Do stocks get less risky the longer you own them? Most financial advisors say Yes; if you’ve got the time, you should own stocks. That’s because although nobody knows what the stock market will do over any one-year period, the market seems to go up over time — and at a rate that has overcome inflation by around 6-7 percentage points. History shows the longer the time period, the higher the chance of producing a positive return. So it’s foolish to own stocks for a one-year period, but also foolish not to own them if you’ve got, say, a decade or longer as a time horizon.
The problem is that a 60-year old planning to retire in five years doesn’t have a long period of time anymore. The typical advisor and the entire financial services business will argue that this hypothetical person does indeed have a long period of time because he will likely not die at 65. That person’s assets must see him through what could be a 30-year retirement. And that’s why most target date funds continue to have significant stock exposure on the date of retirement. The Vanguard Target Retirement 2020 Fund, for example, has 52% of its portfolio is stocks currently, according to Morningstar.
But increased longevity isn’t the final argument regarding asset allocation in retirement either. Last night, my colleagues, Richard Rosso and Danny Ratliff, and I interviewed Professor Zvi Bodie of Boston University who argues that the “stocks for the long run” argument can be misleading. Bodie decried the significant stock exposure that target date funds have at retirement, and argued that investors aren’t guaranteed to earn long term stock market historical averages by increasing their time frames. (Bodie says the same thing in this interview\ starting at 2:10). Not every 10- or 20-year period produces returns well in excess of inflation. the “risk premium” that stock are supposed to deliver over other asset classes is sometimes absent altogether. That means if someone has saved enough money to generate the income they need in retirement, one runs the risk of ruining that retirement plan by holding an excessive amount of stocks, whose value can decline significantly. After all, we’ve had two periods over the last 18 years where stocks have declined by 50%. One of those “drawdowns” lasted over two years and one period lasted for a little over one year.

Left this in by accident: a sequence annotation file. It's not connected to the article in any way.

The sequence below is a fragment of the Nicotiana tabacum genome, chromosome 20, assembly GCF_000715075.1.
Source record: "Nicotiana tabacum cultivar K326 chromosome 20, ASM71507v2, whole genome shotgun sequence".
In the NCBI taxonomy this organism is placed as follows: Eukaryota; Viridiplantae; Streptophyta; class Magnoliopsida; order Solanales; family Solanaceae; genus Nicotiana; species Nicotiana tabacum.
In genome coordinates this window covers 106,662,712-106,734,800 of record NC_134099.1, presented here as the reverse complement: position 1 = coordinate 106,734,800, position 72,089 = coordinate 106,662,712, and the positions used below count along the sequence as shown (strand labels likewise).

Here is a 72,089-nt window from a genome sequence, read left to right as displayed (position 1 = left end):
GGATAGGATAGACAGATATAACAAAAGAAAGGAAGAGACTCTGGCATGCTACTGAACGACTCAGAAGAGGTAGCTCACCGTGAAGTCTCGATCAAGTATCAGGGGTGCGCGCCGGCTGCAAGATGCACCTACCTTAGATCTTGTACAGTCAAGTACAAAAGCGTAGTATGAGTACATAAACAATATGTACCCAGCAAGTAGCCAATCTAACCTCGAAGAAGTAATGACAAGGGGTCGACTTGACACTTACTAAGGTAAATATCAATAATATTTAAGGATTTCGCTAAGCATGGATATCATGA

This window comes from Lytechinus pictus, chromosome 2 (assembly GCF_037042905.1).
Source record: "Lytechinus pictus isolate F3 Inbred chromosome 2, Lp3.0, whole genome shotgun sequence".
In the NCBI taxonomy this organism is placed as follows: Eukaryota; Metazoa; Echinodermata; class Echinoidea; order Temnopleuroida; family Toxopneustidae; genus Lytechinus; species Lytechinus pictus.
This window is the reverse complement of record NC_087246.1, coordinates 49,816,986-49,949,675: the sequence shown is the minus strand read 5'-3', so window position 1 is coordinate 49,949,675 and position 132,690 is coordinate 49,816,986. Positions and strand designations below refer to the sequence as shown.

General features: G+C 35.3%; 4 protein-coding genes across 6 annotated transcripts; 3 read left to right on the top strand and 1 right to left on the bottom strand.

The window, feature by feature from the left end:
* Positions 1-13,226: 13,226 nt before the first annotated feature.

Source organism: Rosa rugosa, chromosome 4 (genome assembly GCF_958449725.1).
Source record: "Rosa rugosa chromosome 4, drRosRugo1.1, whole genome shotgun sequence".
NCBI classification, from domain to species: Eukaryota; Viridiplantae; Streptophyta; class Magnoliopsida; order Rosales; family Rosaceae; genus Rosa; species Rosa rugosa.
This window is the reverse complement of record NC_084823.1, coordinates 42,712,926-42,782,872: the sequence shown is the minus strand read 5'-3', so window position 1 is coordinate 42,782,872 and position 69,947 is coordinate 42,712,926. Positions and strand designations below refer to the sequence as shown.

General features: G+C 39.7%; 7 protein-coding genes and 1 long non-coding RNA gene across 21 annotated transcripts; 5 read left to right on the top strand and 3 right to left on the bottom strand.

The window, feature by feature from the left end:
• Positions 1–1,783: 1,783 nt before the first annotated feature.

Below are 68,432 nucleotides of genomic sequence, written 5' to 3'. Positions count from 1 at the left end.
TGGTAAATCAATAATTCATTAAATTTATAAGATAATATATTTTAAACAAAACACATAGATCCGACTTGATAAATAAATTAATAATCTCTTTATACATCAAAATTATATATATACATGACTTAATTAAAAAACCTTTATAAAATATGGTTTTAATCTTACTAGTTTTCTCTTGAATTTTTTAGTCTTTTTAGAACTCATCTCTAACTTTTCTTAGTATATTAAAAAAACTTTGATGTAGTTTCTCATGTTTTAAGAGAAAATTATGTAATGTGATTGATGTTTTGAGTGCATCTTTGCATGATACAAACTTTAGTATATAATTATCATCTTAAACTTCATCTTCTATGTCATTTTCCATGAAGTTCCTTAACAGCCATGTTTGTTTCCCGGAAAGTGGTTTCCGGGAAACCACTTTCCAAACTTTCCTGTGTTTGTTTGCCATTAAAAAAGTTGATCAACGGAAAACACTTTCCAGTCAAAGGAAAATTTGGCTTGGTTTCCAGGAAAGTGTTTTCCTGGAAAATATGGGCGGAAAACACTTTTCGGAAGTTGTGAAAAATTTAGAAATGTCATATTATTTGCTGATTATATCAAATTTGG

Even if stocks do outperform bonds, the volatility they impose on an investor drawing income from investments can be catastrophic. Below is a chart of three hypothetical retirement scenarios beginning in 2000 and running through 2017. They represent a $500,000 retirement savings account invested in different allocations from which a retiree spends 4% in the first year and grows the initial withdrawal amount by 4% each year thereafter (the so-called 4% retirement income rule). The different allocations are a 30%/70% mix of stocks and bonds, a 60%/40% mix and a 100% stocks portfolio. We use the S&P 500 Index, including dividends, to represent stocks and the Bloomberg Barclay’s U.S. Aggregate Bond Index to represent bonds.
Over this period of time, stocks delivered a 5.4% annualized return, while bonds delivered a 5.1% annualized return. But, although stocks beat bonds marginally, increasing a retiree’s exposure to them didn’t help. The most conservative portfolio was the only one that kept the retiree’s assets intact after distributions. A balanced portfolio eroded the assets and a 100% stock portfolio eroded the assets spectacularly, despite the slight outperformance of stocks on an compounded annualized basis.
This illustration displays “sequence of return risk” well. The better performing asset on a compounded annualized basis was too volatile to keep the retiree’s portfolio intact. Losses came at the beginning of the distribution period so that the combination of losses and distributions in the first few years depleted the portfolio to the extent that a stock market rebound couldn’t elevate it adequately again.
Of course, stocks often beat bonds more resoundingly than they did from 2000 through 2017, though, again, not always. The illustration picks an unusually bad period when the stock market suffered two massive declines. That tends to harm a portfolio in distribution considerably. But investors should think in terms of worst-case scenarios, not just long-term averages.
Furthermore, investors should take starting valuations into consideration when contemplating various scenarios and their likelihoods. While the Shiller PE (current price relative to the past decade’s average, real earnings), for example, is lousy at forecasting crashes and short term returns, it’s pretty good at forecasting the next decade’s worth of returns. And because it has this longer term forecasting ability, it can be useful to retirees as financial planner Michael Kitces shows (here and here).
Currently, the Shiller PE is elevated at 32. Its long term historical average is less than 17. Perhaps a “new normal” for the metric is 20 or even 22, since companies are more profitable now than they were in the past. But even a new normal doesn’t make stocks appear cheap or future returns robust. That means, with stock return prospects so low, investors embarking on retirement probably shouldn’t have more than half their assets in stocks, and many should consider having considerably fewer than half their assets in stocks. In other words, the typical target date fund allocation may not be appropriate for many retirees.